Saxophone Forum


by Cindylu
(1 post)
8 years ago

Difference between Selmer Bundy and Selmer Bundy II?

Just wondering if there is a difference of if they are the same. There is someone selling one in our town used and he said it is a Selmer Bundy (he had bought it for his grandson who never played it much) he couldn't find a II anywhere on it. Is there any difference between a Selmer Bundy and a Selmer Bundy II? Are all Selmers good for beginners?

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  1. by RALPH VINTAGE MORGAN
    (1 post)

    8 years ago

    Re: Difference between Selmer Bundy and Selmer Bundy II?

    Cindylu- I am interested in your question because I was the Cheif Woodwind Technician and Designer for the SELMER Co and did the designing of the BUNDY II saxes. A bit of history---- for many years previous, the BUNDY saxes had been made by the BUESCHER Company in Elkhart, Indiana, the home also for H. and A. SELMER, at 1119 N. Main St. The body design was the same as the famous BUESCHER TRUTONE saxes, which were pattented in 1914, and were so fine that Sgurd Rascher, the world's finest player always used one. There certainly was no way of improving on that, so my attention was focusewd on variations in the mecxhanism, especially on the reshaping and location of the table keys for the left hand little finger. There were a few other minor changes made, but they were not what contributed to the sudden spurt in sales we enjoyed. The regular BUNDY had been by far the most purchased student model for years, but the first year of the BUNDY II saw a 38% further increase in sales. I see many blogs from supposed "authorities" for saxophones, especially SELMER models, but see very in the way of really accurate knowledge, such as I have after 30 years with the company. I retired 26 years ago, so witnessed the growth of the company at first hand. I wish you all the best in the musical world, Musically yours in Christ, Ralph Morgan

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    1. by blackfrancis
      (396 posts)

      8 years ago

      Re: Difference between Selmer Bundy and Selmer Bundy II?

      I've played more than a few Bundys and felt that they were pretty good horns. The keys on the Bundy II felt a bit awkward, but you would get used to that in time. Thanks for the history from a reliable source, Ralph! And by the way, thanks too for the GREAT mouthpieces you're making these days. A tool that really enables me to make better music and much appreciated (and recommended)!

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      1. by angelRadness
        (2 posts)

        5 years ago

        Re: Difference between Selmer Bundy and Selmer Bundy II?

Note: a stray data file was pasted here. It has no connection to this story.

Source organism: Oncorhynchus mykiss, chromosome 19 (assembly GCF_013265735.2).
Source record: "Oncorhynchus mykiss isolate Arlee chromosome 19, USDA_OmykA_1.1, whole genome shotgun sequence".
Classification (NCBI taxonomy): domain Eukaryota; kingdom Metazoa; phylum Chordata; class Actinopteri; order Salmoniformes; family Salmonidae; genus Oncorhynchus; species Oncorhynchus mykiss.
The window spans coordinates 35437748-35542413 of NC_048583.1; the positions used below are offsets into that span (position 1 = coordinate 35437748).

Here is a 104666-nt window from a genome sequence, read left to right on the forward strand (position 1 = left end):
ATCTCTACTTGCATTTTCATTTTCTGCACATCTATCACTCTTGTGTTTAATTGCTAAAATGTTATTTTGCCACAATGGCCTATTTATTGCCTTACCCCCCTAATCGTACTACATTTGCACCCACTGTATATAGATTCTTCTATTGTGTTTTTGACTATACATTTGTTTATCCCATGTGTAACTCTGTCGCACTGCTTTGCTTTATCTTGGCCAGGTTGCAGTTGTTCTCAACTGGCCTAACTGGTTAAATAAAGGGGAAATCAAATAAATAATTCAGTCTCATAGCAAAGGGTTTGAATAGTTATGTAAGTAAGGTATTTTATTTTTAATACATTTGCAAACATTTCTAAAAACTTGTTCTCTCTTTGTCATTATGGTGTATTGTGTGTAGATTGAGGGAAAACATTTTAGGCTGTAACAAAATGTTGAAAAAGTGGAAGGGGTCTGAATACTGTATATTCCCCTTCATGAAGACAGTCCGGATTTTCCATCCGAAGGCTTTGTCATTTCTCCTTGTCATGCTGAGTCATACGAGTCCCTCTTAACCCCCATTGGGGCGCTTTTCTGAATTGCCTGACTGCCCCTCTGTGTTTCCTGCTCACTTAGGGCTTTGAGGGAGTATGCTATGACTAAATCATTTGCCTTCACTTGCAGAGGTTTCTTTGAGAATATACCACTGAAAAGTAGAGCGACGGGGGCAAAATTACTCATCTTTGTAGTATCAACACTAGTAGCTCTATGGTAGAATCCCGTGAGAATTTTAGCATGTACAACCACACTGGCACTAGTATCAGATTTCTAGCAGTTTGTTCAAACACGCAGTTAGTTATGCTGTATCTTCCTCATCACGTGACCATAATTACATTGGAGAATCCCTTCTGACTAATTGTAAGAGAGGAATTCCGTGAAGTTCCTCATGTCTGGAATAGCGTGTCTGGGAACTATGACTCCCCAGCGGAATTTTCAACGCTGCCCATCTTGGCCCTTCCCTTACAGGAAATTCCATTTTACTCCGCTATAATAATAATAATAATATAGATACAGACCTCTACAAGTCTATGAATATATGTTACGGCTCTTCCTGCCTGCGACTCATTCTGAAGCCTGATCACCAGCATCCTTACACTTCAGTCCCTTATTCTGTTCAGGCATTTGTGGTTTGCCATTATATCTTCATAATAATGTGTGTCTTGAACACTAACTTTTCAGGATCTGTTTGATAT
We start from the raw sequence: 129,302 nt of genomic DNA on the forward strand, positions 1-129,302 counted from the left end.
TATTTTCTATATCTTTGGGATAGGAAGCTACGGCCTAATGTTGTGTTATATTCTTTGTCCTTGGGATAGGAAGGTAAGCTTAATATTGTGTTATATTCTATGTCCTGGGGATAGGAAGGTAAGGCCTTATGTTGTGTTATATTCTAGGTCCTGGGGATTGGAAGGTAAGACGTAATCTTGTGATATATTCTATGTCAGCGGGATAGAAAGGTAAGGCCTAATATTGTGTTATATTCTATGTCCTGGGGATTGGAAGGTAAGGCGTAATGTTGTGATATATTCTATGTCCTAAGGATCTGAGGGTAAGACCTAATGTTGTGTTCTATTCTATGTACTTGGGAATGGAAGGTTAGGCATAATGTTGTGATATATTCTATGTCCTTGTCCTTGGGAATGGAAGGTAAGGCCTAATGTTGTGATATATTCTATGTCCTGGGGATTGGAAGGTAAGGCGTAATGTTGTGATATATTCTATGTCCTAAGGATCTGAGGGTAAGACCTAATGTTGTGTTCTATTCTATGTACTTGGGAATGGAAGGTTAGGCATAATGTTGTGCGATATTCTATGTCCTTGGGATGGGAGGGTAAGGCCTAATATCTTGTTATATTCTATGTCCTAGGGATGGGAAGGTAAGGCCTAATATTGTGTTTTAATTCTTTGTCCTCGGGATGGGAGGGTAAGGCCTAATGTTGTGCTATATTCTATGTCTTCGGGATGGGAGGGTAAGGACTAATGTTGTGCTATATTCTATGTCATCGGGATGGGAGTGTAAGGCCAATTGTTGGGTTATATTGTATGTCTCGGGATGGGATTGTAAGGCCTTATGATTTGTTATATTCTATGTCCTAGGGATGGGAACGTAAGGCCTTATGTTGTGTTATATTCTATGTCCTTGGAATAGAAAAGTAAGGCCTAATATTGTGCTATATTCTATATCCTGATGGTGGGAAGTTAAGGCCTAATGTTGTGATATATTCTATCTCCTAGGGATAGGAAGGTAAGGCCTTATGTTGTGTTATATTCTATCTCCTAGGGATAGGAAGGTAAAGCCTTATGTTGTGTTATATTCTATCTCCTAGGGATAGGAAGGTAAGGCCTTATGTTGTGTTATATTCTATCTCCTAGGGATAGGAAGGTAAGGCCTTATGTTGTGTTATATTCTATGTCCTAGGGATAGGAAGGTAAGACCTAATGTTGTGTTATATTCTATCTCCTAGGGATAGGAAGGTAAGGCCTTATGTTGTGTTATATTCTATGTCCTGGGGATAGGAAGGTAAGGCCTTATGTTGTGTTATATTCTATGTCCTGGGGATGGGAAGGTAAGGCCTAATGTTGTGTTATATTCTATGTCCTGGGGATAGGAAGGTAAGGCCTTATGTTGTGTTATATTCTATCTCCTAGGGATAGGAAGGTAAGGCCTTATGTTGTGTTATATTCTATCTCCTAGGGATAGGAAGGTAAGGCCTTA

I just picked up a Selmer Bundy II tenor @ a pawn shop for $150 after tax. I usually play an alto, but always wanted a tenor. And always dreamed of a selmer. I know that a Bundy must be like the Squier of Fender, so I wonder if it was a good deal? Enough to pursue my interest, anyway? Ps- I know how it is to be a sax player. So I told the pawn shop manager that if for any reason the original owner wanted it back, that I"d be happy to surrender it.....

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        1. by chalazon
          (547 posts)

          5 years ago

          Re: Difference between Selmer Bundy and Selmer Bundy II?

          if you found a tenor that plays for that price, ya got a smokin' deal.

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      2. by Harrold
        (6 posts)

        11 months ago

        Re: Difference between Selmer Bundy and Selmer Bundy II?

        Hi Ralph, maybe you can help me, I bought a tenor HA Selmer that says Bundy on it and the serial no. says 112287 (or something very close by memory), the seller says it is mid-60's and referred to it as a Beuscher but it does not say Beuscher.  the seller I am certain is quite knowledgable about saxes due to 30-40 yrs of repair experience, and I am wondering if he says it is a Beuscher because perhaps it is modeled after one (as I have read).  I just want to know appx age of the sax, I cant find a serial # chart.  any help would be appreciated, thank you.  *not sure if Ralph will likely be on here being that his response was many yrs ago.  darn.  * checked internet and it appears Ralph passed away in 2007.  Looks like he was quite active with saxophones all his life.  Cheers to Ralph Morgan
          

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